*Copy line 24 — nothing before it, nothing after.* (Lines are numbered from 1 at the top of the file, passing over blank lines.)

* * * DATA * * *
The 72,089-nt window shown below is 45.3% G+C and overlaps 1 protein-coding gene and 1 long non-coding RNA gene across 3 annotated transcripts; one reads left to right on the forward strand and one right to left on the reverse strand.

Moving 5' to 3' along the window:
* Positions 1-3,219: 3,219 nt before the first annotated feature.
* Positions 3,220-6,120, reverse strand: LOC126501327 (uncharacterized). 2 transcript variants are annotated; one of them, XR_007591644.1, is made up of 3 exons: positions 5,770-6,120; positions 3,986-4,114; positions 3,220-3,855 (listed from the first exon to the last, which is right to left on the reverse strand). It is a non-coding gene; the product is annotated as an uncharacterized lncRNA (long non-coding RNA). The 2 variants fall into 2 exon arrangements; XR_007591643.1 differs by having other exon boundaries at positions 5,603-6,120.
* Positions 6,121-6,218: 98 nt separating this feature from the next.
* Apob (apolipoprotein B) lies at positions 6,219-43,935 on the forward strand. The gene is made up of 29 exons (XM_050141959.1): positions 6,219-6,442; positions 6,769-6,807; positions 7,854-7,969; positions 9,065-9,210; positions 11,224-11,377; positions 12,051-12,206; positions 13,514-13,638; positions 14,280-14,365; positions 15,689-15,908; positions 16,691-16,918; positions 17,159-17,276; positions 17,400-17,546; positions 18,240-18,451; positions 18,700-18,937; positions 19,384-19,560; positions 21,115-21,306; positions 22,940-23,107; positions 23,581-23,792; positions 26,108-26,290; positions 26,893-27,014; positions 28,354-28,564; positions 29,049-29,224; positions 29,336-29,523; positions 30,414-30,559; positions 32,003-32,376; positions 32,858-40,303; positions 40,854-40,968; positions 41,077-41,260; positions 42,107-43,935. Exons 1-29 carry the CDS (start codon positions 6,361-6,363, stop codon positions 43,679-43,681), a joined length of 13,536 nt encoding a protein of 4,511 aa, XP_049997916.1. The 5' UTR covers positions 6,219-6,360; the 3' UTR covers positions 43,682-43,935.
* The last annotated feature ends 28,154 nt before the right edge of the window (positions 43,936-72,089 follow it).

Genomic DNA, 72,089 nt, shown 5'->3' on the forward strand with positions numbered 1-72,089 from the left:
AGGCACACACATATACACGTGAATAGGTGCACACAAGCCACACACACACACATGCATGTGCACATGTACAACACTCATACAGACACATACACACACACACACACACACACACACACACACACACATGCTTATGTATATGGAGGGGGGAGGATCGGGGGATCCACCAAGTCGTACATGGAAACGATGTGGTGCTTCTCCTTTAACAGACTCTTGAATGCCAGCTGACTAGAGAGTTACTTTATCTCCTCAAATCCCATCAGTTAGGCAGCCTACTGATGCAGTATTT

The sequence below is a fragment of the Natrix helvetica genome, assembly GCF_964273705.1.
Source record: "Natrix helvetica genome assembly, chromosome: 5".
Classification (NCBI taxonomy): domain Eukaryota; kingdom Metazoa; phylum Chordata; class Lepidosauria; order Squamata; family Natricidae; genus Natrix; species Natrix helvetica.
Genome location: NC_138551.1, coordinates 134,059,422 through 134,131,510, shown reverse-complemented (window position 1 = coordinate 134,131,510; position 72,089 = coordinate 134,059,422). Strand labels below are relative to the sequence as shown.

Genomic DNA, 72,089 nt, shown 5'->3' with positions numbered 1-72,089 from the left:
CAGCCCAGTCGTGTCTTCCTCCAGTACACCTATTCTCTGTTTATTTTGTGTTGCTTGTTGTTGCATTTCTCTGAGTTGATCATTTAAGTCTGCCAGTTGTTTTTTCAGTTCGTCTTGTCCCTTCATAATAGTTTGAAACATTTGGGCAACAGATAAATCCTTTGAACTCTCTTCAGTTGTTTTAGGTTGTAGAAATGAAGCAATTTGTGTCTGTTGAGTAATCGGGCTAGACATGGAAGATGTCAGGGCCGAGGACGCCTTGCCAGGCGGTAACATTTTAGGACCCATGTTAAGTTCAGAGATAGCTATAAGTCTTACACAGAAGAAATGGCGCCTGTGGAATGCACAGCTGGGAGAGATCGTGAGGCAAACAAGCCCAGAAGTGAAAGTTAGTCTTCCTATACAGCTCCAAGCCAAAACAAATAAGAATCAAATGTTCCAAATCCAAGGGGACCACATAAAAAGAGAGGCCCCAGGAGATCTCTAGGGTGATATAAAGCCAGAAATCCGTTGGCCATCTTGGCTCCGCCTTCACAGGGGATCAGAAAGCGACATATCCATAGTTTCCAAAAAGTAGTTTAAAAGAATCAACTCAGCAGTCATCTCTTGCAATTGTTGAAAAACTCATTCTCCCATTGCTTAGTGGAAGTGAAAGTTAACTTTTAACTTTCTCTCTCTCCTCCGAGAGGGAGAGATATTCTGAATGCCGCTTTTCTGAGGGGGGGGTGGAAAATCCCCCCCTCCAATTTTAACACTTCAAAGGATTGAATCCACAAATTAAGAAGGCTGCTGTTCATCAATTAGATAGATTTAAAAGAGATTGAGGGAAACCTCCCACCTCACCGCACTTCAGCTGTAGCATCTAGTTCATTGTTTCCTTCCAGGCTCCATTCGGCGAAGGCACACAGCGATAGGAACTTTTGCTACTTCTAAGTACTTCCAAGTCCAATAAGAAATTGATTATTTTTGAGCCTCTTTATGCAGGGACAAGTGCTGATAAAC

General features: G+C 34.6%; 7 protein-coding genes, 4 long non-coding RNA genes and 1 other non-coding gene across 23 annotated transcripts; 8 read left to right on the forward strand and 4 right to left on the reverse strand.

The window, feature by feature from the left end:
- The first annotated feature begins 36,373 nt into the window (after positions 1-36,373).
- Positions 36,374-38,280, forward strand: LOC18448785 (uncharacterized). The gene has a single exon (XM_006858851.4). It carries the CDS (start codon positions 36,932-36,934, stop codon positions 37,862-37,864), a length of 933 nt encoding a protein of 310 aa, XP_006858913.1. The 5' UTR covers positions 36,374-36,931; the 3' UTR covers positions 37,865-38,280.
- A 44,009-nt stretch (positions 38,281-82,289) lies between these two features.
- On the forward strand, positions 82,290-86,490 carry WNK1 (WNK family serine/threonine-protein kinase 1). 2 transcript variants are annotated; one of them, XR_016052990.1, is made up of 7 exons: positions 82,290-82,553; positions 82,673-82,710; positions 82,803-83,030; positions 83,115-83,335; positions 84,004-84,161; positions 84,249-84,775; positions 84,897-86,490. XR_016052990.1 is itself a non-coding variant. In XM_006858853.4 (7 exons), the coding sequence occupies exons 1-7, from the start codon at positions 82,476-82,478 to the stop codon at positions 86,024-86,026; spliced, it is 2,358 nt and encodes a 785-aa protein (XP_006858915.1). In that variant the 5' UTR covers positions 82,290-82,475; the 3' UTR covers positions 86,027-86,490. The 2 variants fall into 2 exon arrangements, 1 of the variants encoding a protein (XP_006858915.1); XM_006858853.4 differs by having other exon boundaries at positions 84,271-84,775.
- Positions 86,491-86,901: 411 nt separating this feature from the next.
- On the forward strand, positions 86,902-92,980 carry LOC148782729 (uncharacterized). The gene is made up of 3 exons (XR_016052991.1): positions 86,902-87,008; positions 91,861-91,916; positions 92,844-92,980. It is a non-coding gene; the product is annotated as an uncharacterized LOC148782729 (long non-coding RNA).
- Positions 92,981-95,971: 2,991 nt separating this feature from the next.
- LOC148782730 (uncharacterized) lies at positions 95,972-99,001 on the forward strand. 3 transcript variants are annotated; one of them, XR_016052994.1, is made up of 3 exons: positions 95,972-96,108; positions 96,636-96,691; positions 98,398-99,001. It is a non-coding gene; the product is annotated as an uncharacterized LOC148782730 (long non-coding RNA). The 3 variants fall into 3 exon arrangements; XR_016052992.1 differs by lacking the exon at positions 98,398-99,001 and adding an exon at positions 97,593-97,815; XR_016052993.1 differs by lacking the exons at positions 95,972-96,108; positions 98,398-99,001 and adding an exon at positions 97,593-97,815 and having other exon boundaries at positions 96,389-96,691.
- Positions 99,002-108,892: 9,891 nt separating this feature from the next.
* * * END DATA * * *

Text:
- Positions 92,981-95,971: 2,991 nt separating this feature from the next.